A series taken from the 164-page Motor Sport special Great Racing Cars, which is available to buy here
From the editor Damien Smith
How would you define a ‘great’ racing car? Race wins and championship titles are an obvious place to start – and admittedly, when we began the process of rounding up the ‘voices’ to fill this special magazine, published by the team behind Motor Sport, we had in mind the likes of the Lotus 72, Ferrari F2004, Porsche 917, Audi R10 and so on.
But as the interviews of familiar racing figures began, we realised greatness is often a very personal thing. Naturally, most – but not all – would pick cars they had experienced first-hand, as a driver, designer, engineer or team boss. And on occasion the cars that stood out in their minds as ‘great’ weren’t necessarily so in the grand scheme of history. That’s why you’ll find a Minardi here among Formula 1 cars from Lotus, Williams and McLaren.
Unexpected? Certainly. Wrong? Not to the man who chose it.
As the interviews accumulated, our magazine took on a life of its own, full of personal anecdotes about the myriad cars that made careers. Some of those we spoke to, such as Mario Andretti and Dan Gurney, couldn’t be tied to a single choice from multi-faceted lives at the wheel. Such heroes have earned the right to choose an F1, sports and Indycar, so we allowed them more than one bite.
Others refused to be confined by category. Hence the short ‘Odd ’n Sods’ chapter on cars that, by and large, are mere footnotes in lower divisions of racing lore.
Thus there is nothing definitive about the selection listed herein. Then again, there’s no claim that this compilation offers the ‘Greatest Racing Cars’ of history. It’s much more personal than that, much more quirky – and all the better for it.
Four-time Indycar champion from 2004–07
I think my sweetest moment in a race car was probably in the Panoz DP01 Champ Car at Road America in 2007. It was magical! You dream of driving a car that is perfectly balanced and for me that was the moment, to the point that the car was so embarrassingly quick I had to fake a problem inside the car to make sure they weren’t going to throw a yellow flag at us and let the field close up to us. The car was so strong that day and responded to whatever I wanted it to do.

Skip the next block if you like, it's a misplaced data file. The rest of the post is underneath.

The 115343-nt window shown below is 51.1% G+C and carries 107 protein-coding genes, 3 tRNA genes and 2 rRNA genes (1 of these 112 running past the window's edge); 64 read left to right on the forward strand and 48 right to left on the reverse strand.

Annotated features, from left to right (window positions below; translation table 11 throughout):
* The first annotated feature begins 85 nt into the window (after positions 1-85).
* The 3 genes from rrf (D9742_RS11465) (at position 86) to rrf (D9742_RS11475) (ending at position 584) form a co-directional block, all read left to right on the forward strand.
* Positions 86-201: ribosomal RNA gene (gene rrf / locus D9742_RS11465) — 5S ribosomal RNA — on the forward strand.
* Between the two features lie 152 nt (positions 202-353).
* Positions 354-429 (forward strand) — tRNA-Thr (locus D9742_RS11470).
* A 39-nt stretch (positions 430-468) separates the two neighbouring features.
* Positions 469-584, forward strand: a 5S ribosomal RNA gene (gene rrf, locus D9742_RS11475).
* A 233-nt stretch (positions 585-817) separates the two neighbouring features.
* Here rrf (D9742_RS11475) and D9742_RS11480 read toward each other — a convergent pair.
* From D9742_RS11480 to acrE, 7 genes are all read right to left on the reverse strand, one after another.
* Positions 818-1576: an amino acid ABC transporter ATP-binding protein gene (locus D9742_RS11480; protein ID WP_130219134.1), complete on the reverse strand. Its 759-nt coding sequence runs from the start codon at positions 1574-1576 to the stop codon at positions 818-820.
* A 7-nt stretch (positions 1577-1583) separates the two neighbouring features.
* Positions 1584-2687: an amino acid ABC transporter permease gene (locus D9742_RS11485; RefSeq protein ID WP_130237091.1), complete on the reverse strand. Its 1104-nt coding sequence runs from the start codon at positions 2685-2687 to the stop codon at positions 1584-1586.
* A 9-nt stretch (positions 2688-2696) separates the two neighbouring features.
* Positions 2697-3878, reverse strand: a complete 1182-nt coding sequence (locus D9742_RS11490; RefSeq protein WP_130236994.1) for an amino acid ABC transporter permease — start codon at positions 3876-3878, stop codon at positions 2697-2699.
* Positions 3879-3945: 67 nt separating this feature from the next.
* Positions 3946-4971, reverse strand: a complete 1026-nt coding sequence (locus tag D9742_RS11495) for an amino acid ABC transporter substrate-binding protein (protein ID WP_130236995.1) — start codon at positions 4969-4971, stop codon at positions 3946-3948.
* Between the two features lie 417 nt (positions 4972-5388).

“Whenever you get a good qualifying lap at Road America it’s a very sweet moment and that was definitely one of the sweetest moments I’ve enjoyed in my career. We were 20 seconds quicker than a Daytona Prototype around Elkhart that year! A Daytona Prototype is not the quickest car in the world, but it’s not slow either. I was only a second off the fastest time they had done a few years earlier in CART with a thousand horsepower. That was just mega. It was probably my finest moment behind the wheel of a race car.
That car was really strong on all the road courses. It was close to making 6000 pounds of downforce and was the right tyre combination for the right downforce, and on that given day it had just the right balance. It was one of these very rare moments when the car was just perfect. You just put the cherry on the cake and took a picture.
From the Archive: “Downward spiral” by Gordon Kirby (December 2007)
One thing that is clear is that the IRL has pretty well won the war of attrition for dominance of American open-wheel racing. In the past few years, Champ Car’s TV ratings and overall media coverage have dwindled to barely measurable numbers. The IRL’s ratings are hanging in there, but there’s nothing to be proud of in its poor overall media numbers either.
At least the IRL enjoyed an exciting and compelling championship battle this year with a great grandstand finish, but both series face serious problems in attracting more media coverage, and also in rebuilding and retaining their fan bases. The loss of some of their biggest stars will compound this problem.
In Champ Car, the big question is who will replace Sébastien Bourdais at Newman/Haas. Justin Wilson was the team’s first choice but he and sponsor CDW are departing the beleaguered Champ Car series for the IRL and/or the ALMS, where Wilson will drive for Andretti-Green next year. There are no other obvious star drivers available for Newman/Haas and certainly none to spark the interest of sponsors, the public or the media. If Paul Tracy and the Forsythe team continue to struggle into next year and the ageing Canadian is no longer a front-runner, who will become Champ Car’s star attraction? It’s a little too much to expect it all to fall on the shoulders of young Graham Rahal.
Another thing that’s occurred over the last two years is that Champ Car has lost the last of its oval races and now runs only on road and street circuits. Yet while Champ Car has walked away from the ovals, the IRL has taken on enough road and temporary circuits to make it much closer to the broad-based challenge of the old CART Indy Car World Series than today’s Champ Car series.
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